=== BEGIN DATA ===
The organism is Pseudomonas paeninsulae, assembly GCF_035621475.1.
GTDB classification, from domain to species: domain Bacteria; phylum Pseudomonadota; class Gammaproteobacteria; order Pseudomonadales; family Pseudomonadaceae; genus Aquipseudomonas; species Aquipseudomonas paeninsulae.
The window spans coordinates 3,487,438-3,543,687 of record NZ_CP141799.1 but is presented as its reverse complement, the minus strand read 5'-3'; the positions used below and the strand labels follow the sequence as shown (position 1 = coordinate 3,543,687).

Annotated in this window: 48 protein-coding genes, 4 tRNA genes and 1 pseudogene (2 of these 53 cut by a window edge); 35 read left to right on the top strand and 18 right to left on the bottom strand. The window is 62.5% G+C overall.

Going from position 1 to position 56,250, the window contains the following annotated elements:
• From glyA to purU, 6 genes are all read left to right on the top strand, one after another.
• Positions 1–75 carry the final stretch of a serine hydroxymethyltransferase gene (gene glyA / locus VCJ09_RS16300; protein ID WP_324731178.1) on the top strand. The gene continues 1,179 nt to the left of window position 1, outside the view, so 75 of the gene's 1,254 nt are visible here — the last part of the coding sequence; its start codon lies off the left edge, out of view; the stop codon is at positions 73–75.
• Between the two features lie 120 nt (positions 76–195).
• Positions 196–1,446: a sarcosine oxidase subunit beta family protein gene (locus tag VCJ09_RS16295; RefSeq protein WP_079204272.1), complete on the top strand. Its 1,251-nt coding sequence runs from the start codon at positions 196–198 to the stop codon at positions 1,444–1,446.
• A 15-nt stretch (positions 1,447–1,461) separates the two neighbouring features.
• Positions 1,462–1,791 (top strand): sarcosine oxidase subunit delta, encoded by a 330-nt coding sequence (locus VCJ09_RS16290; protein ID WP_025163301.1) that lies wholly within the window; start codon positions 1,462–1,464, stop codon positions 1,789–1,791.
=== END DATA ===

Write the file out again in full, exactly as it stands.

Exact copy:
The organism is Pseudomonas paeninsulae, assembly GCF_035621475.1.
GTDB classification, from domain to species: domain Bacteria; phylum Pseudomonadota; class Gammaproteobacteria; order Pseudomonadales; family Pseudomonadaceae; genus Aquipseudomonas; species Aquipseudomonas paeninsulae.
The window spans coordinates 3,487,438-3,543,687 of record NZ_CP141799.1 but is presented as its reverse complement, the minus strand read 5'-3'; the positions used below and the strand labels follow the sequence as shown (position 1 = coordinate 3,543,687).

Annotated in this window: 48 protein-coding genes, 4 tRNA genes and 1 pseudogene (2 of these 53 cut by a window edge); 35 read left to right on the top strand and 18 right to left on the bottom strand. The window is 62.5% G+C overall.

Going from position 1 to position 56,250, the window contains the following annotated elements:
• From glyA to purU, 6 genes are all read left to right on the top strand, one after another.
• Positions 1–75 carry the final stretch of a serine hydroxymethyltransferase gene (gene glyA / locus VCJ09_RS16300; protein ID WP_324731178.1) on the top strand. The gene continues 1,179 nt to the left of window position 1, outside the view, so 75 of the gene's 1,254 nt are visible here — the last part of the coding sequence; its start codon lies off the left edge, out of view; the stop codon is at positions 73–75.
• Between the two features lie 120 nt (positions 76–195).
• Positions 196–1,446: a sarcosine oxidase subunit beta family protein gene (locus tag VCJ09_RS16295; RefSeq protein WP_079204272.1), complete on the top strand. Its 1,251-nt coding sequence runs from the start codon at positions 196–198 to the stop codon at positions 1,444–1,446.
• A 15-nt stretch (positions 1,447–1,461) separates the two neighbouring features.
• Positions 1,462–1,791 (top strand): sarcosine oxidase subunit delta, encoded by a 330-nt coding sequence (locus VCJ09_RS16290; protein ID WP_025163301.1) that lies wholly within the window; start codon positions 1,462–1,464, stop codon positions 1,789–1,791.